There’s a narrative that constantly runs through my mind. Wherever I am and whatever I do, it has a way of creeping in and reminding me that I don’t have much time. And it shifts me toward a heightened sense of stress from which I live my life.
I’ve tried to change this narrative. But it’s an upward battle in a world where the incessant onslaught of information leaves us little time to step back and watch the unfolding of life. Moments shift, seasons end, and years slip by, almost as if we never lived them. And it’s affecting us in profound ways. We don’t have the time to reset our internal state as we rush from one activity to another.
We don’t have the time to connect deeply with others in a way that calms and heals both them and us. We don’t have the time to watch the sun set in all its glorious splendor and make us one with the larger flow of life. We don’t have the time to read the books that inspire us and pursue the passions that once made us feel alive. And we don’t have the time to engage in the causes that take us out of our little bubbles and make us part of something much larger than ourselves. At least, we think we don’t. And this relationship of scarcity is not only harming our physical and psychological health, it’s also changing us as human beings. We’re at a moment in our history when compassion is our most urgent need and our greatest savior. And yet, as a famous psychological study showed, most people in a hurry are less likely to help others, even though they believe it’s important. Unless we create the time to nurture the muscle of compassion, we’ll continue on our trajectory of increasingly divided and unequal societies, and plunder through our planet’s resources with little concern for the generations that follow.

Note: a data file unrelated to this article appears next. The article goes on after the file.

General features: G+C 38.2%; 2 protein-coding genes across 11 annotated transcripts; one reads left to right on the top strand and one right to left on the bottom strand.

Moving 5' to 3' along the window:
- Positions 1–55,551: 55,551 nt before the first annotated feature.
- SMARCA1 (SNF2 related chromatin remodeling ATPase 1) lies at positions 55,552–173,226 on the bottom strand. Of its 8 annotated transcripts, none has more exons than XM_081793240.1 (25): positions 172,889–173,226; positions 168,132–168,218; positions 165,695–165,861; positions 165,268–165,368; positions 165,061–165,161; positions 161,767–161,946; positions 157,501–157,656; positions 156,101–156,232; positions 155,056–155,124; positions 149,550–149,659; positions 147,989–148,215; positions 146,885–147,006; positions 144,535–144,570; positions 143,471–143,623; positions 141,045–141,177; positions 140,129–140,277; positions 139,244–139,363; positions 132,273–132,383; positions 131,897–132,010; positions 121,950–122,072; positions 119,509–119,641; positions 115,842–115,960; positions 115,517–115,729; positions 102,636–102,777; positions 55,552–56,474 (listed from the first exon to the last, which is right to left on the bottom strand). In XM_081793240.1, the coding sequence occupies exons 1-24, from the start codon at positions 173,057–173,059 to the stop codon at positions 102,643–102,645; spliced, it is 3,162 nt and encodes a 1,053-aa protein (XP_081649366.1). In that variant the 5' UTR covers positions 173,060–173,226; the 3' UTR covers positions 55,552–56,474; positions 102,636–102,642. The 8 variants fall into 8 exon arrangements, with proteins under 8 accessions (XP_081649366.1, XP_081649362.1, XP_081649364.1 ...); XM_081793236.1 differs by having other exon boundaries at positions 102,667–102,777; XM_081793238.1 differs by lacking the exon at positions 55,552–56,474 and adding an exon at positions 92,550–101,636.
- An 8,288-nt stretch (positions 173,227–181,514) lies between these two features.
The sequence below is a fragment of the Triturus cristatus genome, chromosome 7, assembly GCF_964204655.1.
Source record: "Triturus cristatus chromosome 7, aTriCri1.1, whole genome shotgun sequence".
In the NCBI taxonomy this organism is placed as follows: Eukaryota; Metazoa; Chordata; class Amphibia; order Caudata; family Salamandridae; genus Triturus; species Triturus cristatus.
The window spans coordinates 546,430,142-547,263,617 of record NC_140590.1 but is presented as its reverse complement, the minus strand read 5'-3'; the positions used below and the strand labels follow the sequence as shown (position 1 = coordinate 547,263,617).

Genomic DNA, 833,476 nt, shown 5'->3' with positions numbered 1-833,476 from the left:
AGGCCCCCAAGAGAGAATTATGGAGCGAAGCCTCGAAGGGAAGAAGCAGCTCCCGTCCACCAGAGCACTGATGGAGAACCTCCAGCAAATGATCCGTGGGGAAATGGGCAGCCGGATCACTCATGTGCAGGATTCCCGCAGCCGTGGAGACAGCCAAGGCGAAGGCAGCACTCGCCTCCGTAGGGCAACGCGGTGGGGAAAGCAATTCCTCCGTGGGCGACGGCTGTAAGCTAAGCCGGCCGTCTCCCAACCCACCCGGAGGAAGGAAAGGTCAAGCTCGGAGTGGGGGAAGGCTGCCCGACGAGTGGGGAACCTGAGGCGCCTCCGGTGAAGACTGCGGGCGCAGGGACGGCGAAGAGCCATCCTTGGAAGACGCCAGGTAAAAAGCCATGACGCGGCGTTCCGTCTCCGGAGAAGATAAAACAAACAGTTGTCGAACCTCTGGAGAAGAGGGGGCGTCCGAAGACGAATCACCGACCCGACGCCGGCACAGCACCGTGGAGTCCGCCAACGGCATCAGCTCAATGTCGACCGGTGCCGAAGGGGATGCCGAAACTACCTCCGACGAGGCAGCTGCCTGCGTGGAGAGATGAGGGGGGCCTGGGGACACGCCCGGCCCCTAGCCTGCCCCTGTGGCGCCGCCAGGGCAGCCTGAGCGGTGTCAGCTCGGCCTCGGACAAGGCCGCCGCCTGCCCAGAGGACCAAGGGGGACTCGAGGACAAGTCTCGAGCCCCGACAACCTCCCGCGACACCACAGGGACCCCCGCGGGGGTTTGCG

Perhaps the best way to create “more” time is to take a page from the lives of some of the people who made the most of it.
Work with Intention The Roman philosopher Seneca wrote that we would have enough time in our lives to accomplish great things if we were to use our lives fully. But we often don’t. We live most of life through habitual patterns of thought and behavior that don’t serve us well. We may waste it in ruminating, or in perfecting a project that is already complete. We may waste it in splintering our attention among a hundred different tasks, or in distracting ourselves with the buzz of our phones and the pings of our emails. “The life we receive is not short,” he said, “but we make it so.”
Think about it: What are you doing to shorten your life? And how can you stop doing so?
Connect with Nature Charles Darwin is known to have said, “A man who dares to waste an hour of time has not discovered the value of his life.” And yet by today’s standards, his working hours were insufficient at best. He would finish work well before his afternoon tea, with a nap in between, and then spend the rest of his day mostly in nature. Sure, he didn’t have children to pick up and drop off, or dirty dishes waiting in the sink. But we can all find ways to disconnect from the sameness of work and bring more awe into our lives. The research on awe shows that it forces us into the present moment, expands our perception of time, and makes us more willing to help others.
Think about it: What are you doing to expand your life? And how can you do more of it?
Restore Yourself Every Day Hermann Hesse, who won the Nobel prize for literature almost a century ago, said, “My advice to the person suffering from lack of time [is]: Seek out each day as many as possible of the small joys.” This is all the more relevant in the 21st century, when we’re terribly overworked and constantly operating in fight-or-flight mode. And the way we’ve gotten used to resetting our internal clock is through biannual trips, solo retreats, and other ways of restoring well-being that are short and intense. Yes, they feel great—but only in the short term. Because as Simon Sinek says in his new book, Together Is Better, it’s the consistency of the small things that matters.
Our relationship with time lies at the core of our lives. As philosopher Henry Thoreau said, “The price of anything is the amount of life you exchange for it.” Be conscious of the life you exchange, for what you get in return is the legacy you leave behind.